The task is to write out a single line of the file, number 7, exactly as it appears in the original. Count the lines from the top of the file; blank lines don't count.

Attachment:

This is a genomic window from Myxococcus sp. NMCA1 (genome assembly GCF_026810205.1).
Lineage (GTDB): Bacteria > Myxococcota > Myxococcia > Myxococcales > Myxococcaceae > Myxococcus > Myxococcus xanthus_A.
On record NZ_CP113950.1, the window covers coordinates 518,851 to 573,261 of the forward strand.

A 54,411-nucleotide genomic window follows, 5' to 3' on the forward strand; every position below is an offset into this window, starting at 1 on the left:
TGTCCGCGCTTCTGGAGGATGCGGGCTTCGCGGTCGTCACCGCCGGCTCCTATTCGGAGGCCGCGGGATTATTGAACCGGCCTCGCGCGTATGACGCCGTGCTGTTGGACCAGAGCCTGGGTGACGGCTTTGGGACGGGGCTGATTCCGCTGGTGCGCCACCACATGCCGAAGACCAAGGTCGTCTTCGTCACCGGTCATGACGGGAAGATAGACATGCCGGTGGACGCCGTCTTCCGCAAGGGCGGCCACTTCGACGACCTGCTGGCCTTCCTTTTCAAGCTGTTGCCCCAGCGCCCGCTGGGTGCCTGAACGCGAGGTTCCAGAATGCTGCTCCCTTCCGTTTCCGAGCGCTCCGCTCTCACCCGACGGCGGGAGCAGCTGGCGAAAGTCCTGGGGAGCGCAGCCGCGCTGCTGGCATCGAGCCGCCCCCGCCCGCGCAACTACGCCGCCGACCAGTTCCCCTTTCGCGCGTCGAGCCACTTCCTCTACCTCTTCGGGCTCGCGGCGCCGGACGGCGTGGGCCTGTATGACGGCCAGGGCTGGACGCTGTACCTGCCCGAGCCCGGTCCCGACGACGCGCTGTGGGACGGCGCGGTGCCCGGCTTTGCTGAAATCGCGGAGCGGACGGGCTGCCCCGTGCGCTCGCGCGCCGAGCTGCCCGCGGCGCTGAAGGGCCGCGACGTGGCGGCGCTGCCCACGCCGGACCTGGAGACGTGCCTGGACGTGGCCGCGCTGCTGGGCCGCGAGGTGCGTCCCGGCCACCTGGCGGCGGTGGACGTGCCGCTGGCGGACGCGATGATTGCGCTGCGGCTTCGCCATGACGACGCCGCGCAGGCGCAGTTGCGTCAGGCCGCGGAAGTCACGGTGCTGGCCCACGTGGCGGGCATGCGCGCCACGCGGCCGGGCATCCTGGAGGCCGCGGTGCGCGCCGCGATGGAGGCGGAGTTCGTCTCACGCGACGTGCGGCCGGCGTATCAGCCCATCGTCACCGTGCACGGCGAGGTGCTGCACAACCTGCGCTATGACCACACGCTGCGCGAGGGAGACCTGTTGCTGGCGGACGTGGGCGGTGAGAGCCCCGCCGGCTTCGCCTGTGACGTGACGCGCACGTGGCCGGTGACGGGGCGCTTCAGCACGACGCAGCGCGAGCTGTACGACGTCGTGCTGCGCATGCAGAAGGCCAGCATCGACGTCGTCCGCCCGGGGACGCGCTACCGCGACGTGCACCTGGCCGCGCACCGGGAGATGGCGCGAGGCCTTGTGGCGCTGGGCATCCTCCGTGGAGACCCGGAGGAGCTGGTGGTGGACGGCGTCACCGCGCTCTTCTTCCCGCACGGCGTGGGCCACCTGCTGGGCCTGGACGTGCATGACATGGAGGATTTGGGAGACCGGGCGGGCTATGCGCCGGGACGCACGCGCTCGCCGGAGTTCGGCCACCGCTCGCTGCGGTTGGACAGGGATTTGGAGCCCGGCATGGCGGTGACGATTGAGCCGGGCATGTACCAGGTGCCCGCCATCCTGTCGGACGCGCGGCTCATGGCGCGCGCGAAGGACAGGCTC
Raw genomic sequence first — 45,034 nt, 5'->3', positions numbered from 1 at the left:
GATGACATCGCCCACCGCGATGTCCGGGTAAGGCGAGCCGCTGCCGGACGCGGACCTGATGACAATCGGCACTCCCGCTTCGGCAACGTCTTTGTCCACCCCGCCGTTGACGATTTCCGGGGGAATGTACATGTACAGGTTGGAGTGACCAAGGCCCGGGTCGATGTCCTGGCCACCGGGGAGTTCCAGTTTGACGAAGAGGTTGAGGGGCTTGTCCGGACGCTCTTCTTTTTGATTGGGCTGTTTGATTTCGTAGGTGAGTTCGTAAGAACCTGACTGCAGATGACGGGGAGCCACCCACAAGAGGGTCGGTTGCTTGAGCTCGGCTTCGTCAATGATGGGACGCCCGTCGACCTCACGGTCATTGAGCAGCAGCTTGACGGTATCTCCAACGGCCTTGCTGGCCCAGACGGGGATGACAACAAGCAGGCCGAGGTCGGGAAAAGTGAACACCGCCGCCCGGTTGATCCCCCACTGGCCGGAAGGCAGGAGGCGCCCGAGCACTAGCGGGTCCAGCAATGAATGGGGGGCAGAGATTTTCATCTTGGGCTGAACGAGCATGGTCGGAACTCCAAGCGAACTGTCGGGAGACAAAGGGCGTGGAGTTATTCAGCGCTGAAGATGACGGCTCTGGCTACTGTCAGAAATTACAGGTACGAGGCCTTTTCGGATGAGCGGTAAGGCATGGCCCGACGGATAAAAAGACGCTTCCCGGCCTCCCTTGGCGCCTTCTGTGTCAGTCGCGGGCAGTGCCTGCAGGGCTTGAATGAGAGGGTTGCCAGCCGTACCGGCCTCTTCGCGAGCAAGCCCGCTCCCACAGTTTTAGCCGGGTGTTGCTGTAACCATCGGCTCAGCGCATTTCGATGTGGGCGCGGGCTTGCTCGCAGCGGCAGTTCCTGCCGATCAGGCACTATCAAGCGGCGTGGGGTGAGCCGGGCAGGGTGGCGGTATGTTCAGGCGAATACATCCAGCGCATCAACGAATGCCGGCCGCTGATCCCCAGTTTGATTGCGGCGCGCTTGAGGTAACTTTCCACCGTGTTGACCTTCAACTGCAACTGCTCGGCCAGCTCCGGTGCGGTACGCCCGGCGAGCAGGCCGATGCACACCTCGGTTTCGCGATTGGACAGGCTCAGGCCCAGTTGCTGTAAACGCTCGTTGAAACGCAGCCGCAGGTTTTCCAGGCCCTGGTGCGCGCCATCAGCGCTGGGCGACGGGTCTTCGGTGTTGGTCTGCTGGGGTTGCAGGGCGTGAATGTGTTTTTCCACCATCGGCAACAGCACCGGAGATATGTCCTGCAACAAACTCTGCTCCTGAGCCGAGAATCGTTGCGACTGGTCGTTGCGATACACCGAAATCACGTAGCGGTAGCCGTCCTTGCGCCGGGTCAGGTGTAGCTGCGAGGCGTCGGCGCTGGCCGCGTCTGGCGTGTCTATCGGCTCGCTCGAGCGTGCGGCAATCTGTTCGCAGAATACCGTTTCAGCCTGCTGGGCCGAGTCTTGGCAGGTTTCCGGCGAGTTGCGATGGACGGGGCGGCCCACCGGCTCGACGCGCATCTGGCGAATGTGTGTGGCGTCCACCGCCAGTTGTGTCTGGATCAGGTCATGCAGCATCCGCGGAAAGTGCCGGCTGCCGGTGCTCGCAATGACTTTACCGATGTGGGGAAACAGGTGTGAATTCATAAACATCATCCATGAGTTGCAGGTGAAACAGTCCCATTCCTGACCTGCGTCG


GATGACATCGCCCACCGCGATGTCCGGGTAAGGCGAGCCGCTGCCGGACGCGGACCTGATGACAATCGGCACTCCCGCTTCGGCAACGTCTTTGTCCACCCCGCCGTTGACGATTTCCGGGGGAATGTACATGTACAGGTTGGAGTGACCAAGGCCCGGGTCGATGTCCTGGCCACCGGGGAGTTCCAGTTTGACGAAGAGGTTGAGGGGCTTGTCCGGACGCTCTTCTTTTTGATTGGGCTGTTTGATTTCGTAGGTGAGTTCGTAAGAACCTGACTGCAGATGACGGGGAGCCACCCACAAGAGGGTCGGTTGCTTGAGCTCGGCTTCGTCAATGATGGGACGCCCGTCGACCTCACGGTCATTGAGCAGCAGCTTGACGGTATCTCCAACGGCCTTGCTGGCCCAGACGGGGATGACAACAAGCAGGCCGAGGTCGGGAAAAGTGAACACCGCCGCCCGGTTGATCCCCCACTGGCCGGAAGGCAGGAGGCGCCCGAGCACTAGCGGGTCCAGCAATGAATGGGGGGCAGAGATTTTCATCTTGGGCTGAACGAGCATGGTCGGAACTCCAAGCGAACTGTCGGGAGACAAAGGGCGTGGAGTTATTCAGCGCTGAAGATGACGGCTCTGGCTACTGTCAGAAATTACAGGTACGAGGCCTTTTCGGATGAGCGGTAAGGCATGGCCCGACGGATAAAAAGACGCTTCCCGGCCTCCCTTGGCGCCTTCTGTGTCAGTCGCGGGCAGTGCCTGCAGGGCTTGAATGAGAGGGTTGCCAGCCGTACCGGCCTCTTCGCGAGCAAGCCCGCTCCCACAGTTTTAGCCGGGTGTTGCTGTAACCATCGGCTCAGCGCATTTCGATGTGGGCGCGGGCTTGCTCGCAGCGGCAGTTCCTGCCGATCAGGCACTATCAAGCGGCGTGGGGTGAGCCGGGCAGGGTGGCGGTATGTTCAGGCGAATACATCCAGCGCATCAACGAATGCCGGCCGCTGATCCCCAGTTTGATTGCGGCGCGCTTGAGGTAACTTTCCACCGTGTTGACCTTCAACTGCAACTGCTCGGCCAGCTCCGGTGCGGTACGCCCGGCGAGCAGGCCGATGCACACCTCGGTTTCGCGATTGGACAGGCTCAGGCCCAGTTGCTGTAAACGCTCGTTGAAACGCAGCCGCAGGTTTTCCAGGCCCTGGTGCGCGCCATCAGCGCTGGGCGACGGGTCTTCGGTGTTGGTCTGCTGGGGTTGCAGGGCGTGAATGTGTTTTTCCACCATCGGCAACAGCACCGGAGATATGTCCTGCAACAAACTCTGCTCCTGAGCCGAGAATCGTTGCGACTGGTCGTTGCGATACACCGAAATCACGTAGCGGTAGCCGTCCTTGCGCCGGGTCAGGTGTAGCTGCGAGGCGTCGGCGCTGGCCGCGTCTGGCGTGTCTATCGGCTCGCTCGAGCGTGCGGCAATCTGTTCGCAGAATACCGTTTCAGCCTGCTGGGCCGAGTCTTGGCAGGTTTCCGGCGAGTTGCGATGGACGGGGCGGCCCACCGGCTCGACGCGCATCTGGCGAATGTGTGTGGCGTCCACCGCCAGTTGTGTCTGGATCAGGTCATGCAGCATCCGCGGAAAGTGCCGGCTGCCGGTGCTCGCAATGACTTTACCGATGTGGGGAAACAGGTGTGAATTCATAAACATCATCCATGAGTTGCAGGTGAAACAGTCCCATTCCTGACCTGCGTCG